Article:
It is, of course, to be understood that'other types of detectors and amplifiers, as before mentioned, may similarly be employed in accordance with the teachings of the present invention; I

L I Further modifications will occur to those skilled in the 4 art and all such are considered to fall within the spirit and scope of the invention as defined in the appended claims.

What is claimed is:

l. An electric system having, in combination, a radiation-sensitive receiver, signal-amplifying means connected to the receiver for producing an amplified signal corresponding to the radiation impinged upon the receiver, means responsive to the signal-amplifying means and adapted to recover direct-current components of the amplified signal for producing therefrom a control signal repre sentative of the magnitude of the amplified signal, a first feed-back path connected between the control-signal-producing means and the signal-amplifying means providing a first closed-circuit control loop comprising the signalamplifying means and the control-signal-producing means, and a second feed-back path connected between the control-signal-producing means and the radiation-sensitive receiver providing a second closed-circuit control loop comprising the radiation-sensitive receiver, the signalamplifying means and the control-signal-producing means, whereby the sensitivity of both the radiation-sensitive receiver and the signal-amplifying means is varied simultaneously in accordance with the radiation intensity impinged upon the receiver.

2. An electric system having, in combination, a radiation-sensitive receiver, signal-amplifying means connected to the receiver for producing an amplified signal corresponding to the radiation impinged upon the receiver, detector means for detecting components of the amplified signal, direct-current amplifier means responsive to the detector means, a first feed-back path connected between the direct-current amplifier means and the signal-amplifying means providing a first closed-circuit control loop comprising the signal-amplifying means, the detector means and the direct-current amplifier means, and a second feed-back path connected between the direct-current amplifier means and the radiation-sensitive receiver providing a second closed-circuit control loop comprising the radiation-sensitive receiver, the signal-amplifying means, the detector means and the direct-current amplifier means, whereby the sensitivity of both the radiationsensitive receiver and the signal-amplifying means is varied simultaneously in accordance with the radiation intensity impinged upon the receiver.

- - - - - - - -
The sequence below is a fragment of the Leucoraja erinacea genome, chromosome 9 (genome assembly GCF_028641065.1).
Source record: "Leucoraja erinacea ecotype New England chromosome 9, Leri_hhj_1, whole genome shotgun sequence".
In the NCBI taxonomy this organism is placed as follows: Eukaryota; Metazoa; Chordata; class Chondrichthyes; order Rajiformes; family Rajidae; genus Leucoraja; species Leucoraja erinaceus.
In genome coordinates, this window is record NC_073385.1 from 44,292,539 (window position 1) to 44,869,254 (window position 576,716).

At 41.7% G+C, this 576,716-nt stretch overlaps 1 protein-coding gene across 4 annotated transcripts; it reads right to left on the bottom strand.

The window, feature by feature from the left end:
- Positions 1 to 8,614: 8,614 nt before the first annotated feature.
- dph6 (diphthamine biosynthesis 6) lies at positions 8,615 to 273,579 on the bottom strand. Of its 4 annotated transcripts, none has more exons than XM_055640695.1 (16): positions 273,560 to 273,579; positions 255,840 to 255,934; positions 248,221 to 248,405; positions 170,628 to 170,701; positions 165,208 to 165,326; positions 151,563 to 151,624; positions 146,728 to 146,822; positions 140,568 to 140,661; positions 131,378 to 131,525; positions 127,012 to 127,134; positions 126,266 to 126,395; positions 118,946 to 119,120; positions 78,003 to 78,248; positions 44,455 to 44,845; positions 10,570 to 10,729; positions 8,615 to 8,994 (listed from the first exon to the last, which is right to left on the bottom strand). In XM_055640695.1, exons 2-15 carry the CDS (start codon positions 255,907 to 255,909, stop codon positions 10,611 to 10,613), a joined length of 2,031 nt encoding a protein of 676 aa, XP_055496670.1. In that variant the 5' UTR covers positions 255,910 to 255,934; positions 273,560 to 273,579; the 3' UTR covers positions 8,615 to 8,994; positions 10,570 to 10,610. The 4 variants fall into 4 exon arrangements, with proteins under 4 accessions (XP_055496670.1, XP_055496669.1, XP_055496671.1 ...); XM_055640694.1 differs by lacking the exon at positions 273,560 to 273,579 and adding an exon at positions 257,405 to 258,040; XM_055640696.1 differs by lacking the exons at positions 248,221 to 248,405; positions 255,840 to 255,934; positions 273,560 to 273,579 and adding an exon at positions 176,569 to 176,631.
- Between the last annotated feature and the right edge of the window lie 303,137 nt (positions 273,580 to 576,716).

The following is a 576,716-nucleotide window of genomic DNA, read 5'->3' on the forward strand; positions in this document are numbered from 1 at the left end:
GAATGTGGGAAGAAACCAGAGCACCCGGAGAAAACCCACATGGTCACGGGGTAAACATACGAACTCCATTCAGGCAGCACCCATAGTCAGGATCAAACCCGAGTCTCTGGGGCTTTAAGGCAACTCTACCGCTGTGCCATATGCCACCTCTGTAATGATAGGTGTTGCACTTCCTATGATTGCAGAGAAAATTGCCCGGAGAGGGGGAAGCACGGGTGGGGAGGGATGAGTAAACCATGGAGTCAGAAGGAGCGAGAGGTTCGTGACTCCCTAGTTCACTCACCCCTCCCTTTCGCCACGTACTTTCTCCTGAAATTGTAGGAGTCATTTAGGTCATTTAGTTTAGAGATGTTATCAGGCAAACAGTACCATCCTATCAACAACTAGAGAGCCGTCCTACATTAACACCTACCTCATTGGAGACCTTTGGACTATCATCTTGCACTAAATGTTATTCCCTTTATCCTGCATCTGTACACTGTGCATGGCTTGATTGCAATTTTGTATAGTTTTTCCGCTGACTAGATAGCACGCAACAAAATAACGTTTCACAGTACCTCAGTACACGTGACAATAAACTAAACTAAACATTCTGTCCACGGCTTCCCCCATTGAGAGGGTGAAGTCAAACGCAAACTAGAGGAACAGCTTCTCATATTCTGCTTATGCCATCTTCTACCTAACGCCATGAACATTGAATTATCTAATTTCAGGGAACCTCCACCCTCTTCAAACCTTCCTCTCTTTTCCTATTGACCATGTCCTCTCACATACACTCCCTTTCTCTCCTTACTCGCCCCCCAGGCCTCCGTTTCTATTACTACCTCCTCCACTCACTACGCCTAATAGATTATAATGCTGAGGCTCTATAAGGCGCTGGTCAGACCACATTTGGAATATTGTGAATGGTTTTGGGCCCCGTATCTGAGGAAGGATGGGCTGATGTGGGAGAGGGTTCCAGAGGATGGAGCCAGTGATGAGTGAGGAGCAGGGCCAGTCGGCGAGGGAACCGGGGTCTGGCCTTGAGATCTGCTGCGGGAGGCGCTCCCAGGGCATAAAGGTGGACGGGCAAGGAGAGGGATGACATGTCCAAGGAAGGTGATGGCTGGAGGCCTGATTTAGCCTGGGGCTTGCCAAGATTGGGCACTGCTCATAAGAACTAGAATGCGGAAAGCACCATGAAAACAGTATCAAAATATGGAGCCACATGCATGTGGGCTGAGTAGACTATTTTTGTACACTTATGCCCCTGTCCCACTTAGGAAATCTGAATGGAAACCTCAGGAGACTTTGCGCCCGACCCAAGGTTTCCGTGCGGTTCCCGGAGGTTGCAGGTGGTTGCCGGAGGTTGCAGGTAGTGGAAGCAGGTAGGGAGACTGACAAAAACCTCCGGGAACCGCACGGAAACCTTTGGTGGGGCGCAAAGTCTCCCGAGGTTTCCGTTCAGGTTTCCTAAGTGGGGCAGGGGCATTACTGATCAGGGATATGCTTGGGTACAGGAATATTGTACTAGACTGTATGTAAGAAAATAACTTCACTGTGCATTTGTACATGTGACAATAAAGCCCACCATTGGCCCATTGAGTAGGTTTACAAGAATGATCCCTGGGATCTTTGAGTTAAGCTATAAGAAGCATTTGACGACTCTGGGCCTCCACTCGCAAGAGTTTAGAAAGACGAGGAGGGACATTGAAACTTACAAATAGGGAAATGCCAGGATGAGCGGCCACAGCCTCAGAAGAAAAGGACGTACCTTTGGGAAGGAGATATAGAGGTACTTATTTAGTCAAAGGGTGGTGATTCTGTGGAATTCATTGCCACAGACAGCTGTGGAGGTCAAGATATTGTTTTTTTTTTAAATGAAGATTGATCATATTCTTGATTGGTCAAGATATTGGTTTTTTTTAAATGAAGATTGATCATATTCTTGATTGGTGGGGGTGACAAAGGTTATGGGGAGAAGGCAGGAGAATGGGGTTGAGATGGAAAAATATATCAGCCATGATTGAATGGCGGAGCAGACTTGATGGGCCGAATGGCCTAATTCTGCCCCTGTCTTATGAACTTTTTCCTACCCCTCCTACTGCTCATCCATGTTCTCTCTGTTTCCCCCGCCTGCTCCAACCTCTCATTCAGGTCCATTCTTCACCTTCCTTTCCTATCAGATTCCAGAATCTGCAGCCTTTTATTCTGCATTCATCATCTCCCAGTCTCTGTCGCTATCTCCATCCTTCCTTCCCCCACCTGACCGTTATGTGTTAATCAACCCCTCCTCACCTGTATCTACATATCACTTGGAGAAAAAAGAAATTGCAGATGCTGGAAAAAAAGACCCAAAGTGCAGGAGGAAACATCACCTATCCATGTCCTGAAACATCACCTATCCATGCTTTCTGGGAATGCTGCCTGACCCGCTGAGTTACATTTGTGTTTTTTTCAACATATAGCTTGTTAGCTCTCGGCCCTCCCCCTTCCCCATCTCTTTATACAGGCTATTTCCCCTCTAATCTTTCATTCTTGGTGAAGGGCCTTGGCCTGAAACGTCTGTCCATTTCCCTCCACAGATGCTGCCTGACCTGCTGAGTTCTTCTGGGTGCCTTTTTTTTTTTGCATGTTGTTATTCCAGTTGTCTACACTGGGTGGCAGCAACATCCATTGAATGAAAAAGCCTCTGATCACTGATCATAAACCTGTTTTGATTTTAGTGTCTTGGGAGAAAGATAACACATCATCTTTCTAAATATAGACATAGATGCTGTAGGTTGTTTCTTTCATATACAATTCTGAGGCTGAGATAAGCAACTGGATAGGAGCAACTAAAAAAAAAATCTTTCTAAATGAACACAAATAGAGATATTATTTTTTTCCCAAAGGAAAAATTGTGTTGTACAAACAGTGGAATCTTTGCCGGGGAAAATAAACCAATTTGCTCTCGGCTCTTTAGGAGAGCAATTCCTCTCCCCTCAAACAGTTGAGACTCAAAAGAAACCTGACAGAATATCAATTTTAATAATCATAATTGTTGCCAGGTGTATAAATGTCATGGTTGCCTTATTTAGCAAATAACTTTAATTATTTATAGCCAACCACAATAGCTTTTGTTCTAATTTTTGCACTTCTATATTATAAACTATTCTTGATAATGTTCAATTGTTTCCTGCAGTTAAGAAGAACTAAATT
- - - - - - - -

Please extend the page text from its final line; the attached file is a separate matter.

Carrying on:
3. An electric system having, in combination, a radiation-sensitive receiver video signal-amplifying means connected to the receiver for producing an amplified video signal corresponding to the radiation impinged upon the receiver, peak-to-peak detector means for detecting components of the amplified video signal, direct-current amplifier means responsive to the detector means, a first feedback path connected between the direct-current amplifier means and the video signal-amplifying means providing a first closed-circuit control loop comprising the video signal-amplifying means, the detector means and the directcurrent amplifier means, and a second feed-back path connected between the direct-current amplifier means and the radiation-sensitive receiver providing a second closedcircuit control loop comprising the radiation-sensitive receiver, the video signal-amplifying means, the detector means and the direct-current amplifier means, whereby the sensitivity of both the radiation-sensitive receiver and the video signal-amplifying means is varied simultaneously in accordance with the radiation intensity impinged upon the receiver.

4. An electric system having, in combination, a radiation-sensitive vidicon, signal-amplifying means connected to the vidicon for producing an amplified signal corresponding to the radiation impinged upon the vidicon, detector means responsive to the signal-amplifying means for producing therefrom a control signal representative of the magnitude of the amplified signal, a first feed-back path connected between the detector control-signal-pro- .ducingv means and the. signal-amplifying means providing a first closed-circuit control loop comprising the signalamplifying means and the detector control-signal-plo dncing means, and a second feed-back path connected between the control-signal-producing means and the radiation-sensitive vidicon providing a second closed-circuit control loop comprising the radiation-sensitive vidicon, the signal-amplifying means and the detector controlsignal-producing means, whereby the sensitivity of both the radiation-sensitive vidicon and the signal-amplifying means is varied simultaneously in accordance with the radiation intensity impinged upon the vidicon.